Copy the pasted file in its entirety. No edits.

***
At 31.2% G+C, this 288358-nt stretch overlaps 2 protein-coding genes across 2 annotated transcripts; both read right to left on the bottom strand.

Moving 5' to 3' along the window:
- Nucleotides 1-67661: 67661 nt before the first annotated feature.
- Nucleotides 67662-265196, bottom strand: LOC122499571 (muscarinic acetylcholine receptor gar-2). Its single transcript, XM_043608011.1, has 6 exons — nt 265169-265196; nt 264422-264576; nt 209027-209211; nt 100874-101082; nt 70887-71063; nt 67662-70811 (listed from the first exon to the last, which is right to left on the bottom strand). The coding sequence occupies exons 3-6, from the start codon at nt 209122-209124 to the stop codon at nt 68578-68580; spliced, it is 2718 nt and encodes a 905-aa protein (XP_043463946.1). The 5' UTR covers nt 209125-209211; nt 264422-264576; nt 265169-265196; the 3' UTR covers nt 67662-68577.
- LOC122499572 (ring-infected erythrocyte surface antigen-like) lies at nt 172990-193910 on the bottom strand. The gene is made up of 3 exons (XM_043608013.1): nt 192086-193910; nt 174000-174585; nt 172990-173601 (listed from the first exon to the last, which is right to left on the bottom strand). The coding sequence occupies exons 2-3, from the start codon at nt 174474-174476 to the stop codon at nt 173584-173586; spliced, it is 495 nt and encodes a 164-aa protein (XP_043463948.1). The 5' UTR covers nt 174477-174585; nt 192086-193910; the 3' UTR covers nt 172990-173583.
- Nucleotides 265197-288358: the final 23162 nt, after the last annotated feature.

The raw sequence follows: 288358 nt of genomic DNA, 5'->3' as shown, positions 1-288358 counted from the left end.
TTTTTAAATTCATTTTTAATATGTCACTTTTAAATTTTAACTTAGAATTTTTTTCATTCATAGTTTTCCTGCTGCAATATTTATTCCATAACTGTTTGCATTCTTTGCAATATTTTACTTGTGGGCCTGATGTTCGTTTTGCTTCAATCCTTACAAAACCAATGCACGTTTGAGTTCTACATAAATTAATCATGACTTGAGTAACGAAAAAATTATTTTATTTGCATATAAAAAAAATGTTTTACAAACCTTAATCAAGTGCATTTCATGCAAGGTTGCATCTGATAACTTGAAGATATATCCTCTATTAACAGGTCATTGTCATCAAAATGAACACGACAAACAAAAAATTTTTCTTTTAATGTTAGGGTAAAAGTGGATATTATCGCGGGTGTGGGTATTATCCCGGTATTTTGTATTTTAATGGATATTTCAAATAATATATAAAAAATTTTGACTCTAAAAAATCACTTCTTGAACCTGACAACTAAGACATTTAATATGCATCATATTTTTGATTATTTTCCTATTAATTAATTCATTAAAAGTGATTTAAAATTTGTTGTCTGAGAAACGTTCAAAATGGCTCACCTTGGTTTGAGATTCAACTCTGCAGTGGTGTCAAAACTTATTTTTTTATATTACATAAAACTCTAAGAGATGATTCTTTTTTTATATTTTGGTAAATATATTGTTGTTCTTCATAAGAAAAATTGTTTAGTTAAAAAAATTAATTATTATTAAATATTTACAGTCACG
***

At 31.2% G+C, this 288358-nt stretch overlaps 2 protein-coding genes across 2 annotated transcripts; both read right to left on the bottom strand.

Moving 5' to 3' along the window:
- Nucleotides 1-67661: 67661 nt before the first annotated feature.
- Nucleotides 67662-265196, bottom strand: LOC122499571 (muscarinic acetylcholine receptor gar-2). Its single transcript, XM_043608011.1, has 6 exons — nt 265169-265196; nt 264422-264576; nt 209027-209211; nt 100874-101082; nt 70887-71063; nt 67662-70811 (listed from the first exon to the last, which is right to left on the bottom strand). The coding sequence occupies exons 3-6, from the start codon at nt 209122-209124 to the stop codon at nt 68578-68580; spliced, it is 2718 nt and encodes a 905-aa protein (XP_043463946.1). The 5' UTR covers nt 209125-209211; nt 264422-264576; nt 265169-265196; the 3' UTR covers nt 67662-68577.
- LOC122499572 (ring-infected erythrocyte surface antigen-like) lies at nt 172990-193910 on the bottom strand. The gene is made up of 3 exons (XM_043608013.1): nt 192086-193910; nt 174000-174585; nt 172990-173601 (listed from the first exon to the last, which is right to left on the bottom strand). The coding sequence occupies exons 2-3, from the start codon at nt 174474-174476 to the stop codon at nt 173584-173586; spliced, it is 495 nt and encodes a 164-aa protein (XP_043463948.1). The 5' UTR covers nt 174477-174585; nt 192086-193910; the 3' UTR covers nt 172990-173583.
- Nucleotides 265197-288358: the final 23162 nt, after the last annotated feature.

The raw sequence follows: 288358 nt of genomic DNA, 5'->3' as shown, positions 1-288358 counted from the left end.
TTTTTAAATTCATTTTTAATATGTCACTTTTAAATTTTAACTTAGAATTTTTTTCATTCATAGTTTTCCTGCTGCAATATTTATTCCATAACTGTTTGCATTCTTTGCAATATTTTACTTGTGGGCCTGATGTTCGTTTTGCTTCAATCCTTACAAAACCAATGCACGTTTGAGTTCTACATAAATTAATCATGACTTGAGTAACGAAAAAATTATTTTATTTGCATATAAAAAAAATGTTTTACAAACCTTAATCAAGTGCATTTCATGCAAGGTTGCATCTGATAACTTGAAGATATATCCTCTATTAACAGGTCATTGTCATCAAAATGAACACGACAAACAAAAAATTTTTCTTTTAATGTTAGGGTAAAAGTGGATATTATCGCGGGTGTGGGTATTATCCCGGTATTTTGTATTTTAATGGATATTTCAAATAATATATAAAAAATTTTGACTCTAAAAAATCACTTCTTGAACCTGACAACTAAGACATTTAATATGCATCATATTTTTGATTATTTTCCTATTAATTAATTCATTAAAAGTGATTTAAAATTTGTTGTCTGAGAAACGTTCAAAATGGCTCACCTTGGTTTGAGATTCAACTCTGCAGTGGTGTCAAAACTTATTTTTTTATATTACATAAAACTCTAAGAGATGATTCTTTTTTTATATTTTGGTAAATATATTGTTGTTCTTCATAAGAAAAATTGTTTAGTTAAAAAAATTAATTATTATTAAATATTTACAGTCACG